10 Sophomore Movies Better Than The Director’s Debut


Great directorial debuts aren’t common, but they sure are a delightful surprise. Sometimes, though, it takes a second film for a director to really prove their worth, for them to show all the potential they have to offer cinema.


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Think Wes Anderson‘s Rushmore or Christopher Nolan‘s Memento. These outstanding sophomore movies are as fresh, exciting, and bold as many great directors’ debut is, and they show that second chances are always important.

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Mathieu Kassovitz Made His Name Unforgettable With ‘La Haine’ (1995)

Vincent Cassel, Hubert Koundé and Saïd Taghmaoui in 'La haine'

The French star Matthieu Kassovitz is best known for his acting work, so you wouldn’t be blamed for not knowing him as a director. He hasn’t really made anything even remotely as great and iconic as La Haine, about 24 hours in the chaotic lives of three young French men.

This slice-of-life crime drama shot in beautiful black-and-white is an astonishing work of art. As full of nail-biting tension as it is of soul-crushing emotion, it’s the kind of movie that proves just how powerful French cinema can be. It’s a tragic shame that Kassovitz’s name never made it back on the map, at least as a director.

The Wachowskis Turned Sci-Fi on Its Head With ‘The Matrix’ (1999)

The Matrix

Lana and Lilly Wachowski‘s debut, the crime thriller Bound, is pretty good in its own right. However, it’s nowhere near as popular as The Matrix, one of the seminal works in the post-apocalyptic sci-fi genre.

On the one hand, The Matrix is insanely fun with a riveting plot and creative action scenes that pop right out of the screen. However, one shouldn’t dismiss it as just another action blockbuster. There’s an incredible amount of rich philosophical content in the film, proving that the Wachowskis had a lot of things to say through their technically astonishing pictures.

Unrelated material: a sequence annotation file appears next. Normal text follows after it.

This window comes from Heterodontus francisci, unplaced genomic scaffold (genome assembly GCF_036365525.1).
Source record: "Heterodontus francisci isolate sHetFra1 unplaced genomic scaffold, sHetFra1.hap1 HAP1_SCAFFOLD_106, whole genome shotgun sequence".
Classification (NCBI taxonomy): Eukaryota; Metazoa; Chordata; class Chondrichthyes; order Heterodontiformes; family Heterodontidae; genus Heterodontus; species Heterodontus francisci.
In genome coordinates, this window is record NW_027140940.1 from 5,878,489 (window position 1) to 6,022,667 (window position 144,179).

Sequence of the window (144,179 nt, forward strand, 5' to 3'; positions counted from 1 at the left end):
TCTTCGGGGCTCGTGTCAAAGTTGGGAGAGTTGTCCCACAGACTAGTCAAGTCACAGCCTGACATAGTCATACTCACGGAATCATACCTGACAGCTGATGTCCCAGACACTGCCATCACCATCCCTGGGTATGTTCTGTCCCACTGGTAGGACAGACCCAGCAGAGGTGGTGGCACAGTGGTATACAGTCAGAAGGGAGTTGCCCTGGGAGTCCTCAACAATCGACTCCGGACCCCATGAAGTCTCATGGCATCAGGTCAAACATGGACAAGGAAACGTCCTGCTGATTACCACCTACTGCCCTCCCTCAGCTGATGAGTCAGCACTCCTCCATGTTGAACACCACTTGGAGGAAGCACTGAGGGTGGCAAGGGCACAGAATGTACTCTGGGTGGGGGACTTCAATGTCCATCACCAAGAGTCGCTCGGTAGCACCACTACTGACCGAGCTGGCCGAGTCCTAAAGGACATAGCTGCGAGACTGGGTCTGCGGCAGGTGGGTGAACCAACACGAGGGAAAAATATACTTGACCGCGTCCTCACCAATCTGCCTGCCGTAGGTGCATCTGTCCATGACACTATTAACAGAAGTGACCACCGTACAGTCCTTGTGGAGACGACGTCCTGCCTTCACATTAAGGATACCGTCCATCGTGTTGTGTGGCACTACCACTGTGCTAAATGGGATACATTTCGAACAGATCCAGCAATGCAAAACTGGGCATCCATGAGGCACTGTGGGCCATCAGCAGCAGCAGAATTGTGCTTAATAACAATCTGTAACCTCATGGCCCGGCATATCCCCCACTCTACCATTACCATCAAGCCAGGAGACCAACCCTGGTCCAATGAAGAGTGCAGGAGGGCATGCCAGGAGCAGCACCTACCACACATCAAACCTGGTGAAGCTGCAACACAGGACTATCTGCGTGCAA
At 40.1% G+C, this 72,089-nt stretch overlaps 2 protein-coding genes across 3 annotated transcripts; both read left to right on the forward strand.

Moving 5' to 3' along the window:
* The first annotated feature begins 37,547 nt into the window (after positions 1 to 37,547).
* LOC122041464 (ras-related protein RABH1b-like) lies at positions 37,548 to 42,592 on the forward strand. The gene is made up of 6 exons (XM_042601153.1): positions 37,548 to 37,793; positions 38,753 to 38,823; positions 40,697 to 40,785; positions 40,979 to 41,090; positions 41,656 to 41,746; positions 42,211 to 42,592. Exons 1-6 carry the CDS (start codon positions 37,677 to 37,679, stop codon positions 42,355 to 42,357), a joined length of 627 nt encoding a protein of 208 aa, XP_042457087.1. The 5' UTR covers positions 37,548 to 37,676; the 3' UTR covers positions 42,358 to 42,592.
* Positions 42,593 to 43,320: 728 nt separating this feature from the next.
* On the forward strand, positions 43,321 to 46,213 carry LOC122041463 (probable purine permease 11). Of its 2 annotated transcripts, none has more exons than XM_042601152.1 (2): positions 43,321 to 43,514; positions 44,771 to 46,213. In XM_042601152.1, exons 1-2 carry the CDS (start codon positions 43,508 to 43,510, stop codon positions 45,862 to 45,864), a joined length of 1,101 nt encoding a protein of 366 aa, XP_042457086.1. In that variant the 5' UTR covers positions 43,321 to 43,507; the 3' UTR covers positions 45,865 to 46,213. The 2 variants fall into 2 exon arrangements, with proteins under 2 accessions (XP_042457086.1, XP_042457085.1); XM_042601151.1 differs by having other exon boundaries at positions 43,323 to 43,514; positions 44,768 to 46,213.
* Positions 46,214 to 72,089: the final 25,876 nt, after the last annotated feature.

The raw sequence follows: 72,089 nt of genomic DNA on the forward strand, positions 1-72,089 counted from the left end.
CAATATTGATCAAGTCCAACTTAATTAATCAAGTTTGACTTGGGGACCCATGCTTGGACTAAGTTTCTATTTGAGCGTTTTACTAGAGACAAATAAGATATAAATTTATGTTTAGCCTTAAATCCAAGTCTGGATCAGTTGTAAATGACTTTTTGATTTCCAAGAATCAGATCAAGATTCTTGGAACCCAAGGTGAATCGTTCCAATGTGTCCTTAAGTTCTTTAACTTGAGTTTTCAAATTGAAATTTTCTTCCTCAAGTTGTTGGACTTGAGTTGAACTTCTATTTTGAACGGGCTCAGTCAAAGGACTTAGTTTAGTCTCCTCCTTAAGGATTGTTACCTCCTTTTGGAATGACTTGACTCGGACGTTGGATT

Wes Anderson Cemented His Style With ‘Rushmore’ (1998)

man with sunglasses and war paint on his face, doing peace sign

There are very few directors with a style as enjoyable and instantly recognizable as Wes Anderson‘s. This is proved by his second-ever film, Rushmore, about an ambitious teenager who falls in love with a beautiful first-grade teacher.

Though Anderson’s chaotic debut Bottle Rocket isn’t without its fans, most would agree that Rushmore was a significant step up in pretty much every sense. Smartly written and passionately directed, it’s a terrific dramedy that showcases all the iconic trademarks that would make the director so popular in the future.

Ridley Scott Revolutionized Sci-Fi Horror With ‘Alien’ (1979)

The crew of the Nostromo from 'Alien'

In space, no one can hear you scream. But when you scream watching Ridley Scott‘s terrifying sci-fi classic Alien, you’ll be heard alright. The film has aged like fine wine, and it’s an absolute must-see for fans of the genre.

Scott’s first film was The Duelists, a pretty good period piece that has sadly faded into obscurity. But it’s hard to compete with Alien, the nail-biting, atmospheric, endlessly rewatchable movie that made Signourney Weaver a star and introduced the world to the astounding talent of Ridley Scott.

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Christopher Nolan Showed His Fascination With Non-Traditional Story Structure in ‘Memento’ (2000)

Guy Pearce as Leonard Shelby in Memento
Image via Summit Entertainment

Everyone familiar with Christopher Nolan knows that he likes to experiment with mind-bending concepts and bizarre story structures, and fans of the director tend to agree that these interests of his peaked with Memento.